Mowing the lawn with Maura Dooley

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‘There are only two ways to live your life. One is as though nothing is a miracle. The other is as though everything is a miracle.’

-Albert Einstein

 

There I was, a Sunday morning, minding my own business mowing the lawn, when a neighbour walked by and began talking with me. I had seen her a couple of weeks previously, at a reading, but not since.

‘That poem!’ she said. ‘The one about the handkerchief. It’s marvellous!’

‘The one I read?’

‘The one you read, exactly! I love it,’ she said.

‘I’m so pleased you like it,’ I say.

‘I took a photo of it and emailed it to my daughters,’ she said. ‘One of them was on a conference call at the time. And there she was, blubbing in the middle of the meeting. She said she shouldn’t have been looking , but felt compelled to. It was a tough one for her to explain away, I can tell you!’

‘I love that,’ I said. ‘Poetry in the middle of a meeting! Just think of it.’

And then we fell silent and just looked at each other for a moment.

‘Anyway,’ she said. ‘I just wanted to tell you. I thought you might like to know. And thank you.’

‘Thank you,’ I said.

And she was off.

As I switched the mower back on I thought back to discovering Maura’s marvellous ‘Mansize’. I could still see the exact place, the traffic backed up between Balham and Tooting, how I was late for an appointment, how my only recourse was the radio, and how her poem broke through the otherwise lost afternoon, creating connection and surprise where there had previously been none. And how grateful I was (still am, always will be) for that. To Maura. To her poem. To the universe for putting it in front of me.

And of how I nearly didn’t start copying out poems, just for myself, into a book, after I had cancer. And how I nearly gave up once I had started. And how I nearly didn’t start blogging about them. And how I nearly gave up once I did.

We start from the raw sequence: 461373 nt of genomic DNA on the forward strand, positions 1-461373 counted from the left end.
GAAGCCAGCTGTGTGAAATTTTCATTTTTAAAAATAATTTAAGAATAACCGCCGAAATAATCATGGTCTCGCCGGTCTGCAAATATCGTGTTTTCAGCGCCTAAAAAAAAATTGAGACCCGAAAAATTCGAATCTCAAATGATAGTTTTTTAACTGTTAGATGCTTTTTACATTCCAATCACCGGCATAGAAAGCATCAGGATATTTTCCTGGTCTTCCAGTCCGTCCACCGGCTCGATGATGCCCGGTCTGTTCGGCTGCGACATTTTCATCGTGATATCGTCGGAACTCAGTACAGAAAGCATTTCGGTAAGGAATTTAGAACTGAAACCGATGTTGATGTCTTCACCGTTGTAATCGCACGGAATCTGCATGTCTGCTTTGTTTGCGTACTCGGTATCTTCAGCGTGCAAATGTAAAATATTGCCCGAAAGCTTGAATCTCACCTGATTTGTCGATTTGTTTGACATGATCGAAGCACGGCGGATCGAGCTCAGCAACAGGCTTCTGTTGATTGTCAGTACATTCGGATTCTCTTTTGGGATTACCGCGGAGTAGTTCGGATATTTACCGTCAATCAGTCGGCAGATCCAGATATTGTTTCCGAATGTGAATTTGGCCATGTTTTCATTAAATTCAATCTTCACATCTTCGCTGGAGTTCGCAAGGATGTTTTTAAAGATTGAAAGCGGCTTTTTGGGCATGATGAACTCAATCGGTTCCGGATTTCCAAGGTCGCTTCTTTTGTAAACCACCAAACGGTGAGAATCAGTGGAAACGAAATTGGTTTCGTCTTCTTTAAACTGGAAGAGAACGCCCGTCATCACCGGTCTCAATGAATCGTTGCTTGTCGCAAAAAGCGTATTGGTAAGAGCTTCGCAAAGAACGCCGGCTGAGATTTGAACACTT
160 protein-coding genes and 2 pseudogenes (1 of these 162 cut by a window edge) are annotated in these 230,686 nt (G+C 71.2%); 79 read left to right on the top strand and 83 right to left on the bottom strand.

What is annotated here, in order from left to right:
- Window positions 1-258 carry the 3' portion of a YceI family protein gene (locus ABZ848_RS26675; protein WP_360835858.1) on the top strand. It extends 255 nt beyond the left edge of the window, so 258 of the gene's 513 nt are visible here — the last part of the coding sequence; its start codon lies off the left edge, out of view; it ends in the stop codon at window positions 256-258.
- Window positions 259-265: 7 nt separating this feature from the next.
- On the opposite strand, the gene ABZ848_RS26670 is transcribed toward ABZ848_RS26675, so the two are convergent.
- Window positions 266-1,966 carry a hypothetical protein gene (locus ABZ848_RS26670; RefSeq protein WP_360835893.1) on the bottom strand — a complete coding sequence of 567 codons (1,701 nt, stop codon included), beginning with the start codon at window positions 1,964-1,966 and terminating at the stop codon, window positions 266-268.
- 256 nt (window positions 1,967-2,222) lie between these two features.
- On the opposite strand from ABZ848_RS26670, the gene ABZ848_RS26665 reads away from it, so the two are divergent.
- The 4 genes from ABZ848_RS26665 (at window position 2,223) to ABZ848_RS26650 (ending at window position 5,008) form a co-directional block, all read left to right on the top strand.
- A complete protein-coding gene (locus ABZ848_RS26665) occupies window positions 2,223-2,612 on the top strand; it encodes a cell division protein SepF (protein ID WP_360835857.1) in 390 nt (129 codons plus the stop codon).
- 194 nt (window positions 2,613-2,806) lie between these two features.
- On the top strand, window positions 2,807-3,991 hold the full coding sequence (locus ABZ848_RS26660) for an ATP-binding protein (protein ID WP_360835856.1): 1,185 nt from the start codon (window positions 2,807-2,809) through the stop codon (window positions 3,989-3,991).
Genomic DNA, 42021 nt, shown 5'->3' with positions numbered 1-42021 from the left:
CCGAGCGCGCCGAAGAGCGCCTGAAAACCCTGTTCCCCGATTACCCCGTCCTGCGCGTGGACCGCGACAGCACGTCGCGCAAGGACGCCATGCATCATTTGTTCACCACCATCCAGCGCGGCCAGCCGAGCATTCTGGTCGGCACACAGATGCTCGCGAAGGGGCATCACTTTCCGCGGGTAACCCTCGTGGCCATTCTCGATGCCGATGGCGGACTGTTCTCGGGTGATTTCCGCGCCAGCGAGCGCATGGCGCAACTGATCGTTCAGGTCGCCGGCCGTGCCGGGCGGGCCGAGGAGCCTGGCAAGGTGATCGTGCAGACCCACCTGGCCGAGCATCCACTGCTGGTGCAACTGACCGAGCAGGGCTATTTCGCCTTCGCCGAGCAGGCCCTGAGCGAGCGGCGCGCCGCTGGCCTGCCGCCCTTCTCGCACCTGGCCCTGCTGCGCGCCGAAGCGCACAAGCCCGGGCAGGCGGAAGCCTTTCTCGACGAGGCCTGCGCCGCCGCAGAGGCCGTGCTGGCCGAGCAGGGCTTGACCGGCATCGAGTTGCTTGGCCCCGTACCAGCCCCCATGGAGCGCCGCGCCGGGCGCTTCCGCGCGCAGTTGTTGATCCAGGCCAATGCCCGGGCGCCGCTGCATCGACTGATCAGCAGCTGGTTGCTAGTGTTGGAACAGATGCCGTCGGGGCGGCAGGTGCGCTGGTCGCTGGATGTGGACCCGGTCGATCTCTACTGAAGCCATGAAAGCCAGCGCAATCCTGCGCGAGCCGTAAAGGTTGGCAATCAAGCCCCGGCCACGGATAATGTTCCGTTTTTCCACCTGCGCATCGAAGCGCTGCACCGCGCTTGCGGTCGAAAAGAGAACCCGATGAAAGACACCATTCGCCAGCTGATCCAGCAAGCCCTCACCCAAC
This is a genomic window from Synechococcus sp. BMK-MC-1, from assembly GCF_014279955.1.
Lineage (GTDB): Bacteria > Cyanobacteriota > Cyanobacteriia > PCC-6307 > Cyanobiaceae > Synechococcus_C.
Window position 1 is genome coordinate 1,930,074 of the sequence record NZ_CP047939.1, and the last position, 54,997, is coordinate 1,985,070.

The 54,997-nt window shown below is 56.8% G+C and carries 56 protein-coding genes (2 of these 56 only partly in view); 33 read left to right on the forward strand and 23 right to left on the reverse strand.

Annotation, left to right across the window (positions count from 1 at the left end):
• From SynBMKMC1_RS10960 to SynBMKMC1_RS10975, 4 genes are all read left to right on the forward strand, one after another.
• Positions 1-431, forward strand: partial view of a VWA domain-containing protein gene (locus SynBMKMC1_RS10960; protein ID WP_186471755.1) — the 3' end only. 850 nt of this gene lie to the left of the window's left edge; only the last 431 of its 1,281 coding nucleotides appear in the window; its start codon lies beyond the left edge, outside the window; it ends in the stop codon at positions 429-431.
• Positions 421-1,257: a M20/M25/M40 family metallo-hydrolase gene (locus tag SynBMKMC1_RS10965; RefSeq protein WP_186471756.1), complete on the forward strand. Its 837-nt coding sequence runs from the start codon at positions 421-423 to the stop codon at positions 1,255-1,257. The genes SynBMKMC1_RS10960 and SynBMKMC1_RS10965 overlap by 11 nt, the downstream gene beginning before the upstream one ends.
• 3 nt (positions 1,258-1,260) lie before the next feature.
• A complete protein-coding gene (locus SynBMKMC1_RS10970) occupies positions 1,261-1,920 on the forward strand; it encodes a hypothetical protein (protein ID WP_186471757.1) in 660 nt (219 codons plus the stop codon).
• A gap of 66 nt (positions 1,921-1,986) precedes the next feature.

And I thought: none of this would have happened. The book, the reading, my neighbour coming to the reading, her sharing it with her daughters, one of them crying in a meeting, our conversation over the wall on a Sunday… none of it.

The whole world would have been different.

The next day I got an email from Maura. It was not related to her being in Lifesaving Poems, but in a strange and oblique way I think it was.

I read it and was suddenly reminded of the way I read Brendan Kennelly’s ‘May the Silence Break’ to a friend with head injuries, as they lay in a coma more than twenty years ago, and how I am certain this formed part of their healing. I thought of how that poem is now part of another friend’s life, on my recommendation, in another hospital. And of how I am certain it will heal them, too, against all the odds, and against all of what science would persuade me is true.

It’s not the same as a woman finding a poem on her phone in a meeting and crying, but it’s close. A miracle, you might say.

A chance meeting with a neighbour.

An email from the same poet we talked about.

Healing.

Crying.

The secret life of poems, copied and shared, trembling, against all the odds, against what Ted Hughes called the ‘crush of information’ that would threaten to overwhelm us all. The strength of weak ties, somebody called it. When I am most weak, that is when I am strong, as I think St Paul says somewhere. Paradox. Sharing. Connection. Poetry. It’s what we come here for.

6 comments

  1. john foggin

    the image of a man sitting by a bed reading a poem to one in a coma is now in my mind forever. Our son was in a coma for 3 weeks. I didn’t read to him. But I wrote to him and told him what was happening as I sat there. Words make us immortal.

    Liked by 1 person

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